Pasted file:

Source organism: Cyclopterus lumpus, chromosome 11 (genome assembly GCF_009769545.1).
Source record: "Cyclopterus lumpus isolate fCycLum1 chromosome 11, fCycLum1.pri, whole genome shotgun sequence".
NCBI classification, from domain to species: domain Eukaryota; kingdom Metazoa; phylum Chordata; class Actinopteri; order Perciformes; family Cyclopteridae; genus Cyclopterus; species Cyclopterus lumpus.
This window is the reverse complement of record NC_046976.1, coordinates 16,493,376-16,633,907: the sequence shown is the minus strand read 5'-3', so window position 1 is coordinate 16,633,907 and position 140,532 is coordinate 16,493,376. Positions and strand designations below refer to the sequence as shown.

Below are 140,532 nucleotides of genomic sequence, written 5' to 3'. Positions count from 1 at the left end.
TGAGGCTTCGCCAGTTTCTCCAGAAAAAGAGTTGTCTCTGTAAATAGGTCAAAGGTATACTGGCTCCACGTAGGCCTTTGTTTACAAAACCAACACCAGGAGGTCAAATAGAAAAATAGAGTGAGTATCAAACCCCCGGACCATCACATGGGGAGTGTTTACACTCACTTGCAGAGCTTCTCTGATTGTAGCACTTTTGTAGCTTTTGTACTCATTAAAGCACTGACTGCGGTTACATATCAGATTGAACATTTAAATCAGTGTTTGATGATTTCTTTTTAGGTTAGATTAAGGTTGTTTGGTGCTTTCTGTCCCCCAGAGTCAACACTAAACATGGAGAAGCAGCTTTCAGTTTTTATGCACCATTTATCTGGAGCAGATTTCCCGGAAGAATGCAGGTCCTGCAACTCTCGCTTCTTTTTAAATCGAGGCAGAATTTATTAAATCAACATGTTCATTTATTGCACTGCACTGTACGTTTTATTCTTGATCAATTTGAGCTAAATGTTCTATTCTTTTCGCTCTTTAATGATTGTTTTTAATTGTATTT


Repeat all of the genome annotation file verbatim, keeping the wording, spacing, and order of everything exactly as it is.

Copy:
Source organism: Cyclopterus lumpus, chromosome 11 (genome assembly GCF_009769545.1).
Source record: "Cyclopterus lumpus isolate fCycLum1 chromosome 11, fCycLum1.pri, whole genome shotgun sequence".
NCBI classification, from domain to species: domain Eukaryota; kingdom Metazoa; phylum Chordata; class Actinopteri; order Perciformes; family Cyclopteridae; genus Cyclopterus; species Cyclopterus lumpus.
This window is the reverse complement of record NC_046976.1, coordinates 16,493,376-16,633,907: the sequence shown is the minus strand read 5'-3', so window position 1 is coordinate 16,633,907 and position 140,532 is coordinate 16,493,376. Positions and strand designations below refer to the sequence as shown.

Below are 140,532 nucleotides of genomic sequence, written 5' to 3'. Positions count from 1 at the left end.
TGAGGCTTCGCCAGTTTCTCCAGAAAAAGAGTTGTCTCTGTAAATAGGTCAAAGGTATACTGGCTCCACGTAGGCCTTTGTTTACAAAACCAACACCAGGAGGTCAAATAGAAAAATAGAGTGAGTATCAAACCCCCGGACCATCACATGGGGAGTGTTTACACTCACTTGCAGAGCTTCTCTGATTGTAGCACTTTTGTAGCTTTTGTACTCATTAAAGCACTGACTGCGGTTACATATCAGATTGAACATTTAAATCAGTGTTTGATGATTTCTTTTTAGGTTAGATTAAGGTTGTTTGGTGCTTTCTGTCCCCCAGAGTCAACACTAAACATGGAGAAGCAGCTTTCAGTTTTTATGCACCATTTATCTGGAGCAGATTTCCCGGAAGAATGCAGGTCCTGCAACTCTCGCTTCTTTTTAAATCGAGGCAGAATTTATTAAATCAACATGTTCATTTATTGCACTGCACTGTACGTTTTATTCTTGATCAATTTGAGCTAAATGTTCTATTCTTTTCGCTCTTTAATGATTGTTTTTAATTGTATTT